For the Relief of Unbearable Urges

Introduction

For the Relief of Unbearable Urges is a short story collection by Nathan Englander, first published by Knopf in 1999. It has received many positive reviews.[1] It earned Englander a PEN/Malamud Award and the Sue Kaufman Prize for First Fiction. The collection contains nine stories, many of which are set in the Jewish Orthodox world. The title story tells of a married Hasidic Jew who receives special dispensation from a rabbi to visit a prostitute – "for the relief of unbearable urges."[2] The story "The Twenty-seventh Man", about Yiddish writers killed by Stalin, is an allusion to the Night of the Murdered Poets.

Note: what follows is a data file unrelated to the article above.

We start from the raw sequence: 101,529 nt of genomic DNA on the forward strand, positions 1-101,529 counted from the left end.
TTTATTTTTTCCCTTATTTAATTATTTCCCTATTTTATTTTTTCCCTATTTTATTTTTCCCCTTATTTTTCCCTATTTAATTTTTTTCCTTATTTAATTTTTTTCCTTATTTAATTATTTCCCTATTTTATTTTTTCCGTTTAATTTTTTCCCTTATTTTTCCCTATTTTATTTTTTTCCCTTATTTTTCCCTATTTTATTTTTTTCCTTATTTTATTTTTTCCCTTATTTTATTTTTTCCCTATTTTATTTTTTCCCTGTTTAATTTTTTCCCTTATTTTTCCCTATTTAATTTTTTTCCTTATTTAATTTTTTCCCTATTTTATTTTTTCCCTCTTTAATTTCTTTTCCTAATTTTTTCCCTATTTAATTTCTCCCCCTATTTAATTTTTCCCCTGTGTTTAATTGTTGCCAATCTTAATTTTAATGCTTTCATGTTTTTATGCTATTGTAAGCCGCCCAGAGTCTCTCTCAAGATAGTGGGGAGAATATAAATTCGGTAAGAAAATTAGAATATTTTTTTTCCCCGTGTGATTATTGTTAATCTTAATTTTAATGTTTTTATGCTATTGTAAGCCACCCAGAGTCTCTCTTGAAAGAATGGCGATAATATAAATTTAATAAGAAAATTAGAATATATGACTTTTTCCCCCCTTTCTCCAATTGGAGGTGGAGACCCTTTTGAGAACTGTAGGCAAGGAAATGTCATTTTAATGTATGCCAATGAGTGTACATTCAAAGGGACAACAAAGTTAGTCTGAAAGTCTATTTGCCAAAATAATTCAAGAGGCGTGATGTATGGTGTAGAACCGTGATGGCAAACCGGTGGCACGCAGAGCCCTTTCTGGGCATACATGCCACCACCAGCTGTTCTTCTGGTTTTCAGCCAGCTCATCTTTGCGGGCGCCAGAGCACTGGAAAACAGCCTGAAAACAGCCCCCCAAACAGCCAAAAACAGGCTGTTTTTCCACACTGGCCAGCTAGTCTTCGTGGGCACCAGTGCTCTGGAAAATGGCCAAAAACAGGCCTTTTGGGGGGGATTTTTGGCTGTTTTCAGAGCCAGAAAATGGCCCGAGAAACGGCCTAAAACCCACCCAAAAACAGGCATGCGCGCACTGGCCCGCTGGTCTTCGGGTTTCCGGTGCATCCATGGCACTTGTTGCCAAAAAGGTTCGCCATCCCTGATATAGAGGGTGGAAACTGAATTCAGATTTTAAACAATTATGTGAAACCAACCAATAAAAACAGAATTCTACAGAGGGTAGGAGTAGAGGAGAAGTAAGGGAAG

The contents, in order:

  • The Twenty-seventh Man
  • The Tumblers
  • Reunion
  • The Wig
  • The Gilgul of Park Avenue
  • Reb Kringle
  • The Last One Way
  • For the Relief of Unbearable Urges
  • In This Way We Are Wise
References
  1. ^ Various. "Praise for Nathan Englander". Barnes & Noble
  2. ^ Englander, Nathan (2000). For the Relief of Unbearable Urges. New York: Vintage. p. 182. 

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